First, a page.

Foster W.D. and Harris R.E. (1960) J. Obstet. Gynecol. Brit. Emp. 67: 463–464.CrossRefGoogle Scholar
  23. 23.
    Plueckhahn V.D. and Banks J. (1964) BMJ 2: 414–418.PubMedCrossRefGoogle Scholar
  24. 24.
    Gavin A. and Ostovar K. (1979) J. Food Protection 40: 614–616.Google Scholar
  25. 25.
    West P.A., Hewitt J.H. and Murphy O.M. (1979) J. App. Bacteriol. 46: 269–277.CrossRefGoogle Scholar
  26. 26.
    Wysham D.N., Mulhern M.E., Nararre G.C., La Veck G.D., Kennan A.L. and Giedt W.R. (1957) New Eng. J. Med. 257: 304–306.PubMedCrossRefGoogle Scholar
  27. 27.
    McCarthy C., Snyder M.L. and Parker R.B. (1965) Arch. Oral Biol. 10: 61–70.PubMedCrossRefGoogle Scholar
  28. 28.
    Wyatt R.G. and Mata L.J. (1969) J. Trop. Pediatr. 15: 159–162.PubMedCrossRefGoogle Scholar
  29. 29.
    Liebhaber M., Lewiston N. J., Asquith M.T. and Sunshine P. (1978) J. Pediatr. 92: 236–2 37.Google Scholar
  30. 30.
    Szöllösy E., Marjai E. and Lantos J. (1974) Acta Microbiol. Acad. Sci. Hung. 21: 319–325.Google Scholar
  31. 31.
    McEnery G. and Chattopadhyay B. (1978) BMJ 2: 794–796.PubMedCrossRefGoogle Scholar
  32. 32.
    Williamson S., Hewitt J.H., Finucane E. and Gamsu H.R. (1978) BMJ 1: 393–396.PubMedCrossRefGoogle Scholar
  33. 33.
    Williamson S., Finucane E., Gamsu H.R. and Hewitt J.H. (1978) BMJ 1: 1146.PubMedCrossRefGoogle Scholar
  34. 34.
    Lucas A. and Roberts C.D. (1979) BMJ 1: 80–82.PubMedCrossRefGoogle Scholar
  35. 35.
    Davidson D.C., Poll R.A. and Roberts C. (1979) Arch. Dis. Child. 54: 760–764.PubMedCrossRefGoogle Scholar
  36. 36.
    Asquith M.T. and Harrod J.R. (1979) J. Pediatr. 6: 993–994.Google Scholar
  37. 37.
    Carroll L., Davies D.P., Osman M. and McNeish A.S. (1979) Lancet 2: 732–733.PubMedCrossRefGoogle Scholar
  38. 38.
    Wright J. (1947) Lancet 2: 121–124.PubMedCrossRefGoogle Scholar
  39. 39.
    Ikonen R.S. and Maki K. (1977) BMJ 2: 386–387.PubMedCrossRefGoogle Scholar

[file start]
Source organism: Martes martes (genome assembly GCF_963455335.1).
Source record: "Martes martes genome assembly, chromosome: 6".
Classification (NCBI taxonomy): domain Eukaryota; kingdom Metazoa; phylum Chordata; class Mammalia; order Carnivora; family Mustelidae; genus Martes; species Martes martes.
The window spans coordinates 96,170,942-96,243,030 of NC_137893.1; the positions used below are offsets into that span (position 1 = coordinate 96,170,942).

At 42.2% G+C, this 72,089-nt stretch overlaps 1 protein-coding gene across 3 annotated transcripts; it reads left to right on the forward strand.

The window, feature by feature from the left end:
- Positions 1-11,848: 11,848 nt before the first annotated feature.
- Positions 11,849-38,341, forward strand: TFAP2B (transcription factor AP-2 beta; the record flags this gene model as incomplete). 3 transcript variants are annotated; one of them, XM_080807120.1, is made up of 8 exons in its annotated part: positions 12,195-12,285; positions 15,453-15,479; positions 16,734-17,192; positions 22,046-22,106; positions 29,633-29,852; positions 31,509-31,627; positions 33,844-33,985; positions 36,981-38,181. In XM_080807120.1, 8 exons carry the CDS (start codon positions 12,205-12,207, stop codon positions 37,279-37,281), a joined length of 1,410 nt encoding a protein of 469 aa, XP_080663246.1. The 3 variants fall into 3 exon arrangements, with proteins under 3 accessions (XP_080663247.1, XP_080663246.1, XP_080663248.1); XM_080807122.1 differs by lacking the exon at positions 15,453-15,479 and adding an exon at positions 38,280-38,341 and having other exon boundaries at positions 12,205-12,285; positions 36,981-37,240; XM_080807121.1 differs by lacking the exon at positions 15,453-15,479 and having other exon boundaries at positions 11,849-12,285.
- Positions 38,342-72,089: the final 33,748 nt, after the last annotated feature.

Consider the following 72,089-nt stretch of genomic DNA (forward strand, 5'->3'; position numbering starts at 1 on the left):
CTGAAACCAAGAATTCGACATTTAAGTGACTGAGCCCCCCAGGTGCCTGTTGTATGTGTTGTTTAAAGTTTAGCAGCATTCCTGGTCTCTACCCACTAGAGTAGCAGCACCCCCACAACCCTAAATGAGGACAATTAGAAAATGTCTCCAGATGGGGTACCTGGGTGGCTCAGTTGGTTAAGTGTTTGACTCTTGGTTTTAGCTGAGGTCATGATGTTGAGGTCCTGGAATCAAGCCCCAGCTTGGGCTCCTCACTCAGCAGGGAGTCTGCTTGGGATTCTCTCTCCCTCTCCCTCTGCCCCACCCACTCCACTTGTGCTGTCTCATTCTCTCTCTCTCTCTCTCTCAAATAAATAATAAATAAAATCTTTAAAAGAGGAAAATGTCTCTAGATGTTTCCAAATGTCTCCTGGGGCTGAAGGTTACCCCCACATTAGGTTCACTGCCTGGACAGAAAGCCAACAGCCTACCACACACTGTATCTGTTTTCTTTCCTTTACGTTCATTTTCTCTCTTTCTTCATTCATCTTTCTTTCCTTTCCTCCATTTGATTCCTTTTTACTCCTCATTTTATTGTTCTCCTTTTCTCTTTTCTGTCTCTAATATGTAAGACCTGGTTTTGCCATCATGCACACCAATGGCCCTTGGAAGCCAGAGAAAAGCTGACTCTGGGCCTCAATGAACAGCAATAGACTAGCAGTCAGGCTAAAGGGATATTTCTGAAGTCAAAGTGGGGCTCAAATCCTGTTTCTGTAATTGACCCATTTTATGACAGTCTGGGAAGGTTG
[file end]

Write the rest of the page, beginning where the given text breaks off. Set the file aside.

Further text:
40. 40.
    Liebhaber M., Lewiston N.J., Asquith M.T., Olds-Arrgyo L. and Sunshine P. (1977) J. Pediatr. 91: 897–900.PubMedCrossRefGoogle Scholar
  41. 41.
    Ryder R.W., Crosby-Ritchie A., McDonough B. and Hall W.J. (1977) JAMA 238: 1533–1534.PubMedCrossRefGoogle Scholar
  42. 42.
    Kenny J.F. and Zedd A.J. (1977) J. Pediatr. 91: 158–159.PubMedCrossRefGoogle Scholar
  43. 43.
    Centre for disease control (1971) “Salmonella Kottbus Meningitis associated with contaminated breast milk”, Mortality Morbidity Weekly Rep. 20: 154.Google Scholar
  44. 44.
    Linnemann C.C. Jr. and Goldberg S. (1974) Lancet 2: 155.PubMedCrossRefGoogle Scholar
  45. 45.
    Hayes K., Danks D.M., Gibas H. and Jack I. (1972) New Eng. J. Med. 287: 157.CrossRefGoogle Scholar
  46. 46.
    Emödi G. and Just M. (1974) Scand. J. Immunol. 3: 157.PubMedCrossRefGoogle Scholar
  47. 47.
    Ford J.E., Law B.A., Marshall V.M.E. and Relter B. (1977) J. Pediatr. 90: 29–35.PubMedGoogle Scholar
  48. 48.
    Gibbs J.H., Fisher C., Bhattacharya S., Goddard P. and Baum J.D. (1977) Early Human Development 1: 227–245.PubMedCrossRefGoogle Scholar
  49. 49.
    Raptopoulou-Gigi M., Marwick I. and McClelland D.B.L. (1977) BMJ 1: 12–14.PubMedCrossRefGoogle Scholar
  50. 50.
    Evans T.J., Ryley H.C., Neale L.M., Dodge J.A. and Lewarne V.M. (1978) Arch. Dis. Child. 53: 239–241.PubMedCrossRefGoogle Scholar
  51. 51.
    Mathews T.H.J., Nair C.O.G., Lawrence M.K. and Turell D.A.J. (1976) Lancet 2: 1387–1389.CrossRefGoogle Scholar
  52. 52.
    Welsh J.K., Skurrie I.J. and May J.T. (1978) Infect. Immun. 19: 395–401.PubMedGoogle Scholar
  53. 53.
    Liebe von S. and Heyde S. (1969) Dtsch. Gesundheitsw. 24: 170–175.PubMedGoogle Scholar
  54. 54.
    Björck L., Rosen C.G., Marshall V.M.E. and Reiter B. (1975) Applied Microbiology 30: 199–204.PubMedGoogle Scholar
  55. 55.
    Pitt J., Barlow B. and Heird W.C. (1977) Pediatric Research 11: 906–909.PubMedCrossRefGoogle Scholar

Copyright information

© Plenum Press, New York 1981

Authors and Affiliations

  • Brian Wharton
    • 1
  1. 1.Sorrento and Birmingham Maternity HospitalsBirminghamUK

Personalised recommendations